a [mid thirties] woman seeing a [early fifties] psychiatrist
and I was just wondering if it means anything if he gets [sexually aroused]
during a session. We were talking about my sexual relations with my boyfriend
and I looked over and saw, very clearly, that he had [become aroused].
I didnt want him to know I saw so I looked away toward the windows
in the office. But it was night time, so I could see his reflection in the
window, and I saw him glance down at his groin area really quickly. I looked
at the floor and acted like I didnt see it, but when I looked up at
him he was beet red and said, I hope you dont think I get some
kind of voyeuristic gratification out of talking about this. I said,
No, I dont believe that at all. And he said, Good.
Because I dont. With the blushing and everything, he seemed like
he was being earnest and genuine. The thing is, Im female and I genuinely
dont know what kinds of things make a man [become aroused] out
of the blue like that. Ive heard it sometimes just happens when they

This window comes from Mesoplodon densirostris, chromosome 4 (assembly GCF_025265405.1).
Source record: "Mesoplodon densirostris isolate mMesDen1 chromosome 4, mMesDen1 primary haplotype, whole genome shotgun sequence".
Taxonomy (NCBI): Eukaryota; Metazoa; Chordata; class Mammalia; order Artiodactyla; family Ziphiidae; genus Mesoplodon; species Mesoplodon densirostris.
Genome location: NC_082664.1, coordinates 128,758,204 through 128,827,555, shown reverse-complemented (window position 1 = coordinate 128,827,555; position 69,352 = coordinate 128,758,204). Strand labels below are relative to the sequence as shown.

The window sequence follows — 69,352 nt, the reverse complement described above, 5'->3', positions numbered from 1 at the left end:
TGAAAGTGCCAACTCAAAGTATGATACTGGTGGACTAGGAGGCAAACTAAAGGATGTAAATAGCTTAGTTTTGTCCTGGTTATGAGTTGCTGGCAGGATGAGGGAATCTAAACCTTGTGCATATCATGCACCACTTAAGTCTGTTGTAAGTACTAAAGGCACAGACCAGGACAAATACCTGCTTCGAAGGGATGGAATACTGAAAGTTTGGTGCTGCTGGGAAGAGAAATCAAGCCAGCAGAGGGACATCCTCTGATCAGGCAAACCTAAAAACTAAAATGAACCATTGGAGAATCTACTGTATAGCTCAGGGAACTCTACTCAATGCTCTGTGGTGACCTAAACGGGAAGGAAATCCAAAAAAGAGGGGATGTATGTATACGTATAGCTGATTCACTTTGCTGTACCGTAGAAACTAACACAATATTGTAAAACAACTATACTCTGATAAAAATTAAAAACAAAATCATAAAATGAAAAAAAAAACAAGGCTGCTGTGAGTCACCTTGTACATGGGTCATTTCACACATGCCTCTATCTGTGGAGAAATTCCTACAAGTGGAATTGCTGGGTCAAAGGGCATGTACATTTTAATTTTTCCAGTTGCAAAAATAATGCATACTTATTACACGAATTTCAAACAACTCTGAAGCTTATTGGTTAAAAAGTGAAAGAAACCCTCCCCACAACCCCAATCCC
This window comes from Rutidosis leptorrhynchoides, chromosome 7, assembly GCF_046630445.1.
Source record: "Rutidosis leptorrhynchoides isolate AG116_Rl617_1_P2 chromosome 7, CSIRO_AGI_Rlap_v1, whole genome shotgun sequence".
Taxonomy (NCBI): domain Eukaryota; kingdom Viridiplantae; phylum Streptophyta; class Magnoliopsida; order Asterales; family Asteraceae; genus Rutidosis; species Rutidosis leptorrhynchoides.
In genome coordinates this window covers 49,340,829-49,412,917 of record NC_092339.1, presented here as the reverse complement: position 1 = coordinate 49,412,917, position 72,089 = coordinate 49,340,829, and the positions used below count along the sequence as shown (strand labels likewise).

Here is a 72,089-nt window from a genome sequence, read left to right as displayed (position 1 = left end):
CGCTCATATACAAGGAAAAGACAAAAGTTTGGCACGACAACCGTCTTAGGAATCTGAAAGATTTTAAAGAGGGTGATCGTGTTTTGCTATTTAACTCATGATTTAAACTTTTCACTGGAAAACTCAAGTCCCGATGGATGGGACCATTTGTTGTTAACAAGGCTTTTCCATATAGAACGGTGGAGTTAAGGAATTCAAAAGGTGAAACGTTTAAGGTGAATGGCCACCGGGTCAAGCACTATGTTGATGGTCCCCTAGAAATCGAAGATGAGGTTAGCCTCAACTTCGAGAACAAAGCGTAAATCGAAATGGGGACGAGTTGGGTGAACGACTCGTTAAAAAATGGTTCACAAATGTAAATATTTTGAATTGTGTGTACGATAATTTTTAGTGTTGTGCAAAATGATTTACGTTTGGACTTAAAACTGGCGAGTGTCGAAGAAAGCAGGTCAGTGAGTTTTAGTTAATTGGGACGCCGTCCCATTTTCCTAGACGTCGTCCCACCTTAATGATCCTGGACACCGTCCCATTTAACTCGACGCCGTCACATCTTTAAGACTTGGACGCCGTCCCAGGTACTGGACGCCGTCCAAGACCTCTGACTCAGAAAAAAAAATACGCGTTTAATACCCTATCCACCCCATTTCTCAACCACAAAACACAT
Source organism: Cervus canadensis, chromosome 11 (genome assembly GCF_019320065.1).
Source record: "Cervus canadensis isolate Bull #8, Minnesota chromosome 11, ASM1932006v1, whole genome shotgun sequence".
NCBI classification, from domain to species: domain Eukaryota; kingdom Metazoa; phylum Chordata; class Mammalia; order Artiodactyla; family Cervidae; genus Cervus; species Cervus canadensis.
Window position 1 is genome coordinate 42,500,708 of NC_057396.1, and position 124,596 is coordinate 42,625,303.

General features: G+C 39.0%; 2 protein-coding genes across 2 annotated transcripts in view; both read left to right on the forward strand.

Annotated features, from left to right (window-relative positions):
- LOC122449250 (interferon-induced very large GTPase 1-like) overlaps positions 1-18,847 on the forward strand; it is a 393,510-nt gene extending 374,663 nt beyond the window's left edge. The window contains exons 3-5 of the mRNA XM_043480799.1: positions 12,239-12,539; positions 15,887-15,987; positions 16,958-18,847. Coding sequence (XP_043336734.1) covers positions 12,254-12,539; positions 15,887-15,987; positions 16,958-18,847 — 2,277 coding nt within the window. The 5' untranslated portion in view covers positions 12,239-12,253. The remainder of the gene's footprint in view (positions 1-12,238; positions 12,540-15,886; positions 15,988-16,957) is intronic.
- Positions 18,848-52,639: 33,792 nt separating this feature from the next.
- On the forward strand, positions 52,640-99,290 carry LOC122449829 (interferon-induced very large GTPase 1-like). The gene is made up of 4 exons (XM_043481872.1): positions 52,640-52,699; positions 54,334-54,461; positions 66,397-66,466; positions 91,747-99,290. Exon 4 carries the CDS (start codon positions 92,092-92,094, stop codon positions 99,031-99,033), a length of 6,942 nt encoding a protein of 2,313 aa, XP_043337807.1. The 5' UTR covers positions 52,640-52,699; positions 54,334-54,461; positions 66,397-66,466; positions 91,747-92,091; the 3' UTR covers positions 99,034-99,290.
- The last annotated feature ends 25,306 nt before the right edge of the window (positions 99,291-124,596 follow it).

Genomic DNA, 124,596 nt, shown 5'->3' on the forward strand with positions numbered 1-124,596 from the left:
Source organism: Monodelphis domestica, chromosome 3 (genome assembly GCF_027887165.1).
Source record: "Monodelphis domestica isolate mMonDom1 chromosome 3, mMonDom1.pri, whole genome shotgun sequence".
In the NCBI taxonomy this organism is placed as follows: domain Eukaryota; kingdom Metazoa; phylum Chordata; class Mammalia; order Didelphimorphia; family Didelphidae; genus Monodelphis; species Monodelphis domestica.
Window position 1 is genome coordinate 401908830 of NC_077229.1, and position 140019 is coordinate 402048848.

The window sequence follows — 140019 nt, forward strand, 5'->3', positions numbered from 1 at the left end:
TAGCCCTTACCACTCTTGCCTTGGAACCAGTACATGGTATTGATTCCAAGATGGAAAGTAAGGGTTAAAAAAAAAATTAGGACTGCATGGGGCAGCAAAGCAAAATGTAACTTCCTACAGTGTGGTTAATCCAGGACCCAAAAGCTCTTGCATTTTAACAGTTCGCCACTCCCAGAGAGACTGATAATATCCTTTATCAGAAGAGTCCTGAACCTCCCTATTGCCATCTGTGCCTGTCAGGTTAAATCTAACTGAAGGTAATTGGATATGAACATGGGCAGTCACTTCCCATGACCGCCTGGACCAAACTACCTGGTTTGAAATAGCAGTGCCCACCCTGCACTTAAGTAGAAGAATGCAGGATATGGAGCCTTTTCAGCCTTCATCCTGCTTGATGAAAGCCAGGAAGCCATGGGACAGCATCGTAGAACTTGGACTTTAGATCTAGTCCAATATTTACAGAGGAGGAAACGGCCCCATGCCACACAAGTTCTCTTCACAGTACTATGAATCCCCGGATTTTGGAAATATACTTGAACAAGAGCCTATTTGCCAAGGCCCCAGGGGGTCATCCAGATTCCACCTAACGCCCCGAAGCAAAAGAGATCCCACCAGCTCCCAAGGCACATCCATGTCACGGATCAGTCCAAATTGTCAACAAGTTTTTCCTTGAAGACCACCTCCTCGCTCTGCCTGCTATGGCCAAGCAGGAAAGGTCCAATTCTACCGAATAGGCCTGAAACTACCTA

arent even thinking sexual thoughts at all, but I have no clue. He
seemed very embarrassed, so Im thinking thats what happened,
but I dont know.
Is this something that is a common occurrence in therapy that I shouldnt
concern myself with? Do you think I should tell him that I saw it and discuss
it with him, or do you think the statement he made means he knows I saw it
and we should just let it go?
If a psychotherapist were to become sexually aroused while
listening to a client tell about sexual abuse as a child, for example, it
would be a clear sign of a
the psychotherapist. In your case, however, you were deliberately speaking
about sexually arousing behavior with your boyfriend. That your psychotherapist
became aroused in turn points to the conclusion that
to arouse him.
The proof of
this interpretation can be found in the
lies you both
told each other.
You said, No,
I dont believe that at all. Well, thats a lie, because
your staring at his reflection in the window showed you quite clearly that
you did believe he was getting some kind of voyeuristic gratification
And when he said,
Good. Because I dont, he was lying, and his blushing betrayed
All in all, what
happened was a mutual lie, and a mutual lie is the essence of
So what do you
do? If you want to get to the core of the unconscious conflicts that brought
you into psychotherapy in the first place, you have to speak about this desire
to seduce an older man and all the while claim that you dont know
what you are doing. Your psychotherapist, on the other hand, having shown
himself a liar, may be up for mutual seduction, but whether he
is psychoanalytically up to doing the real work of psychotherapy is another
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